I’m also a Contributor at The Mighty

 

 

Life isn’t always straight forward

Life isn’t always straight forward. Not really a newsflash to say that I know!

24 months ago I sat in pain with 2 broken legs, recovering from 2 major surgeries 8 weeks apart. I was facing a future filled with so many “unknown” elements.

At that moment, “Life isn’t straight forward”, is what came to mind!

Nothing much has changed today.  Life is still not straight forward. It will forever be a winding path.

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Dead Bones

I was told recently that my bone biopsy results revealed “dead bone”.

That’s it.

No further explanation required as my rare bone disease remains a mystery to us all. We don’t know what has caused it or even exactly what it is. It is a disease if it’s own kind. Idiopathic in nature.

All we do know is that I have hardly any new bone turnover and that us causing my bones to become incredibly dense and unhealthy…..dead in fact!

The Right Decision

A sigh of relief was audible from my Surgeon as we reviewed the biopsy results at my post surgery appointment.

He can now sleep at night. He knows we both made the right decision to insert a rod in my right femur. It was definitely ready to break spontaneously, with no warning,  just like the left leg did 24 months prior.

The biopsy results confirmed that, as did the femur stress fracture he found during surgery.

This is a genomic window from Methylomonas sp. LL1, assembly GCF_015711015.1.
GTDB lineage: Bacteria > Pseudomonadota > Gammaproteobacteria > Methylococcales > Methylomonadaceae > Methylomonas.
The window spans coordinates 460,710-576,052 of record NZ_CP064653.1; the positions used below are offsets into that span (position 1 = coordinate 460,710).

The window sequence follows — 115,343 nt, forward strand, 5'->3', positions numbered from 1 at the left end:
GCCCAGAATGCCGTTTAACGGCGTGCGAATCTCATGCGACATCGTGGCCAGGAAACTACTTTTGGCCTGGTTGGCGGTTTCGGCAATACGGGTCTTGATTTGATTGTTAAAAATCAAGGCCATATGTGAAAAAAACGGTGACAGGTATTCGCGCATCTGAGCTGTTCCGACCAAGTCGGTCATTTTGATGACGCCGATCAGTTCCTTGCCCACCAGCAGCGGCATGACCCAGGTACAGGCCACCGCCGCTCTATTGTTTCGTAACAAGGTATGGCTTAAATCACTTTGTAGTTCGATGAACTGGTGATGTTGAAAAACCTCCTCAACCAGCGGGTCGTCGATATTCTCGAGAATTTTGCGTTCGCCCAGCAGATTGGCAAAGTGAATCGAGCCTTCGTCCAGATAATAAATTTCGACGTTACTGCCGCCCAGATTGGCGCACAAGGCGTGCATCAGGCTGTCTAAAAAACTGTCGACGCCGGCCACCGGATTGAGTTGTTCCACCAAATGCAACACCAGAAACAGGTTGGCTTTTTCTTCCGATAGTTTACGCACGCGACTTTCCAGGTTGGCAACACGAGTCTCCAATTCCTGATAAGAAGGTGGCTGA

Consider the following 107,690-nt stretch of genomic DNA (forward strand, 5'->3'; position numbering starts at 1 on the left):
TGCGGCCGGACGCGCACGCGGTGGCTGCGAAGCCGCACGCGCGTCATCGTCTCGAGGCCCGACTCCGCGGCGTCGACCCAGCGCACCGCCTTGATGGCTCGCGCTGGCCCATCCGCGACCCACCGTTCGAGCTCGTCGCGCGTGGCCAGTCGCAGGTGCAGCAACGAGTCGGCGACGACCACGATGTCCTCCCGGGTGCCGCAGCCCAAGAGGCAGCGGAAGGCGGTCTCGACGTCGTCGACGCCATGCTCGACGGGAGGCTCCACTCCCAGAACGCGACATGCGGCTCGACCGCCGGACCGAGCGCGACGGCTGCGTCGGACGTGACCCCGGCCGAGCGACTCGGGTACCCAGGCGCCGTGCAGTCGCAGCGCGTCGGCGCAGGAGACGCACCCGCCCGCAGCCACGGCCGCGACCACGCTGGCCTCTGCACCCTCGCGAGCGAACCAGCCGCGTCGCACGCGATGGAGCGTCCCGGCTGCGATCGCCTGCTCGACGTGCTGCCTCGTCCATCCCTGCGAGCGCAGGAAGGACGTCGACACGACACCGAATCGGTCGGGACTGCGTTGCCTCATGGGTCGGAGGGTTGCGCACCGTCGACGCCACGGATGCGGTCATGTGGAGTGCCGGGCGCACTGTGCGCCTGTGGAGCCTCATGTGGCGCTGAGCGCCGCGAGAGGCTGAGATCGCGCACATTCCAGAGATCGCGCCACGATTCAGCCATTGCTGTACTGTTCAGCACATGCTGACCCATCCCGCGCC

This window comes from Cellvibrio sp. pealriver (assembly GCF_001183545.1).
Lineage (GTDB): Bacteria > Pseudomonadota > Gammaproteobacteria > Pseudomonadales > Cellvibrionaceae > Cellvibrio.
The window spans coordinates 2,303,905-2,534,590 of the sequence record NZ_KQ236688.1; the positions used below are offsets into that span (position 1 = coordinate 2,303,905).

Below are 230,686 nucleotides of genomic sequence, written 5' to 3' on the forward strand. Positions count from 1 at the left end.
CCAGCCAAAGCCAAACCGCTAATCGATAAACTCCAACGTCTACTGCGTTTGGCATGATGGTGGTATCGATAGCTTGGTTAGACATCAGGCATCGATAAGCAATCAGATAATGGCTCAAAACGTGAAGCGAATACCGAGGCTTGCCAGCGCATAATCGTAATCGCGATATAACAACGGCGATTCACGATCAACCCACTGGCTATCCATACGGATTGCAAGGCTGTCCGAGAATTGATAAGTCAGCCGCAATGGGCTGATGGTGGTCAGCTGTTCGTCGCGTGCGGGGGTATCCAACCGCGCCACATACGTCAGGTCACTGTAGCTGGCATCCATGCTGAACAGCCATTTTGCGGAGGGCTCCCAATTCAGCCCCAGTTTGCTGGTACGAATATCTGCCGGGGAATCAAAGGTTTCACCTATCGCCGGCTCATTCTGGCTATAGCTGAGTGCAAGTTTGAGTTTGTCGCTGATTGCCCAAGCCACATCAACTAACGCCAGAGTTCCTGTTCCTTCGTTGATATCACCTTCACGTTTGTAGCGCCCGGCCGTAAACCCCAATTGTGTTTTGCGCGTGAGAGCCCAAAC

I am relieved too that we prevented an emergency situation but I am also left feeling frustrated that my body won’t behave. It doesn’t fit the mould. It refuses to slot nicely into a diagnostic category. It teases us with snippets of clues and then spectacularly, physically, breaks down in a way we didn’t see coming.

My Specialists, in an effort to be encouraging, share test results with me and say;

“Good news, it’s not such and such”

When Good News Is Bad News

I explain while it is good I don’t have a blood cancer or some other disease that has been suspected along the way, being told I have a rare bone disease, is not great.

Something that has not yet been given a name and is likely a genetic deformity, an idiopathic disease with an unknown prognosis, is actually worse than being told I have something known by the medical profession.

One of my Specialist asked me why is that worse? She wanted to understand why I would want to know that I have a known disease that could be terminal or that has no hope of treatment?

Answers Are Always Nice

My answer?

“Answers are aways nice”

I explained I need to know exactly what I’m dealing with. I want to know the prognosis. We have no idea the path my disease will take. We know it’s progressive in nature but we don’t know how quickly and what that progression will involve.

We have already been surprised by a scary pathological femur fracture and  my bone marrow is being damaged.  I am being constantly patched up and enduring difficult surgeries and recoveries as a result.

I constantly fracture both my feet and ankles and I have a right sided sacral pain which cripples my right leg. My left femur remains broken 3 years on, as the disease hampers healing. My entire spine from C2 to S1 is riddled with severe degenerative disc disease, disc herniations impinging nerve roots and stenosis.